One of the first femme sole married women in England was Eleanor of Provence, wife of Henry III. Eleanor’s great contribution to English femme sole history was to secure the right for herself and subsequent English queens in the Middle Ages to hold, manage, and administer their dower lands, or the equivalency, while they were married as if they were femme sole. Margaret Howell discusses some of the events leading up to this development in her biography of Eleanor, Eleanor of Provence: Queenship in Thirteenth Century England (Oxford, Blackwell, 1998), esp. pp. 189–91 and pp. 291–94. A more focused study of Eleanor’s administration as a femme sole is the opening section of Ann Crawford’s “The Queen’s Council in the Middle Ages,” English Historical Review 116.469 (2001): 1193–1211.CrossRefGoogle Scholar
  16. 22.
    For an overview of the doctrine of unity in medieval English law, see John Hamilton Baker, An Introduction to English Legal History (Toronto: Butterworth, 1990), pp. 550–57.Google Scholar
  17. 23.
    George Kay, Lady of the Sun: The Life and Times of Alice Perrers (New York: Barnes and Noble, 1966), is an excellent study of Perrers, the social milieux in which she operated, and her effect upon the period.Google Scholar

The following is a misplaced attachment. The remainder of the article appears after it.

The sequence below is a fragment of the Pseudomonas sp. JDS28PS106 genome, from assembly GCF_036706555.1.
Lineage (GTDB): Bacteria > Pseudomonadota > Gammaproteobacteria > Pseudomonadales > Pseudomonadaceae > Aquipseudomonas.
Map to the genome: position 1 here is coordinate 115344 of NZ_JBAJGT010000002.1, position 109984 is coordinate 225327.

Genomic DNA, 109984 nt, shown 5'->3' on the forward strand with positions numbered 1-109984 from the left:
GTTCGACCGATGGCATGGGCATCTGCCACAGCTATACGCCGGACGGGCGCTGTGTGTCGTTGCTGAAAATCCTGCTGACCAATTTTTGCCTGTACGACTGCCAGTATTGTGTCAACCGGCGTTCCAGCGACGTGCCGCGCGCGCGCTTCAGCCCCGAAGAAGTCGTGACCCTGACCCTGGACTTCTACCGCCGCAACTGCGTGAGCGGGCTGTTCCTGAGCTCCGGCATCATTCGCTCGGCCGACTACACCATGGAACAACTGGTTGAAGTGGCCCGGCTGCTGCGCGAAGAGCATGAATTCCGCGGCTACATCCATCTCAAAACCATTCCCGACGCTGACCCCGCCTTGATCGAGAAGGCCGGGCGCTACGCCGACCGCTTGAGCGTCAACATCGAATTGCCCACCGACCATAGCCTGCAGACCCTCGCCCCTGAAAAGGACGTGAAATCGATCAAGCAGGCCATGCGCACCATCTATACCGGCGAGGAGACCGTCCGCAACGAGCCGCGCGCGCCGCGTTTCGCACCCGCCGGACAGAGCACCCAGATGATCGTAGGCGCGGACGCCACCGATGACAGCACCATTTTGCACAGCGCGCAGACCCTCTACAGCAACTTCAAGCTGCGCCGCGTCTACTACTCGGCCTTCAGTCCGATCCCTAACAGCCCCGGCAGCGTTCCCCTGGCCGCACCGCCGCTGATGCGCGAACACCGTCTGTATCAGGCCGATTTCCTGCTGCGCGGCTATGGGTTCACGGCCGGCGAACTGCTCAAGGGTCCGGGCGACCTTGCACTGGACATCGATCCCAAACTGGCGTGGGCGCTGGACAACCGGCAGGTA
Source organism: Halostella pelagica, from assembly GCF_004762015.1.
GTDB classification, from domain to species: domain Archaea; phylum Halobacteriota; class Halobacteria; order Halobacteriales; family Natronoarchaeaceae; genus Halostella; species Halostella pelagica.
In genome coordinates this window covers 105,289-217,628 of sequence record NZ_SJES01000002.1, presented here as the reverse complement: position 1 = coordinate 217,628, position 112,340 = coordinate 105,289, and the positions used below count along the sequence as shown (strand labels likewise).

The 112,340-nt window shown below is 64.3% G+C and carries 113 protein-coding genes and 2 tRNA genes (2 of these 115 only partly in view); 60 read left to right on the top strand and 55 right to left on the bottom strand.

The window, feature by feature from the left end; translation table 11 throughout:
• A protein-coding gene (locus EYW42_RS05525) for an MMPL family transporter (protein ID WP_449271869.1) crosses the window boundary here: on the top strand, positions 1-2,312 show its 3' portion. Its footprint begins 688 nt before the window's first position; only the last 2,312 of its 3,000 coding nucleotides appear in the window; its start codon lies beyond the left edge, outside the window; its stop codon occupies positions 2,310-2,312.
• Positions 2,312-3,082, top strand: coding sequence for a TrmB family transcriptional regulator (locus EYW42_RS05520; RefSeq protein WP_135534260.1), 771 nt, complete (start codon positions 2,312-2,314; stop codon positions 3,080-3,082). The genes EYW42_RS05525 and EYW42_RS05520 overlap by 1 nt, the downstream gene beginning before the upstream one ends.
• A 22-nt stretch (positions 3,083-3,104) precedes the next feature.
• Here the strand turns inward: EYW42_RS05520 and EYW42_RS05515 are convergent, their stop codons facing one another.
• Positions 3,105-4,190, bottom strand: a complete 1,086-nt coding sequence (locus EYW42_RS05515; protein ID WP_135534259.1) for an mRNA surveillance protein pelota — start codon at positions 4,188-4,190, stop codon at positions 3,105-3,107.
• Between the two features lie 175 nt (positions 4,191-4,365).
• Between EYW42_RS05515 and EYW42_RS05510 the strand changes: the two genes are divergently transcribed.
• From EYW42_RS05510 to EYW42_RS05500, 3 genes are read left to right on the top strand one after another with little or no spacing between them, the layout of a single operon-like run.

18. 26.
    May McKisack, The Fourteenth Century, 1307–1399 (Oxford: Clarendon Press, 1959), p. 403.Google Scholar
  19. 28.
    Liber Albus, ed. Henry Thomas Riley (London: Longman, Brown, Green, Longmans, and Roberts, 1859–62), p. 68.Google Scholar
  20. 31.
    J.H. Baker, Manual of Law French, 2nd ed. (Brookfield, VT: Scholar Press, 1990), pp. 119–20.Google Scholar
  21. 39.
    See Elizabeth Makowski, “The Conjugal Debt and Medieval Canon Law,” Journal of Medieval History 3 (1977): 99–114, and James A. Brundage, “Sexual Equality in Medieval Canon Law,” in Medieval Women and the Sources of Medieval History, ed. Joel T. Rosenthal (Athens, GA: University of Georgia Press, 1990), pp. 66–79. Makowski and Brundage point towards the Decretum as a pivotal moment in the institutionalization of equality in the marital relationship. Medieval conjugality, for both Makowski and Brundage, was characterized by mutual obligations and was therefore a form of equality, since that debt could only be evaded through mutual consent.CrossRefGoogle Scholar
  22. 40.
    Eleanor McLaughlin, “Equality of Souls, Inequality of Sexes: Woman in Medieval Theology,” in Religion and Sexism, ed. Rosemary Reuther (New York: Simon and Schuster, 1974).Google Scholar
  23. 41.
    Dyan Elliott, Spiritual Marriage: Sexual Abstinence in Medieval Wedlock (Princeton: Princeton University Press, 1993), p. 148.Google Scholar
  24. 42.
    Louise Tilly and Joan W. Scott, Women, Work, and Family (NY: Holt, Rinehart, and Winston, 1978), p. 21.Google Scholar

Copyright information

© Kellie Robertson and Michael Uebel 2004

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  • Brian W. Gastle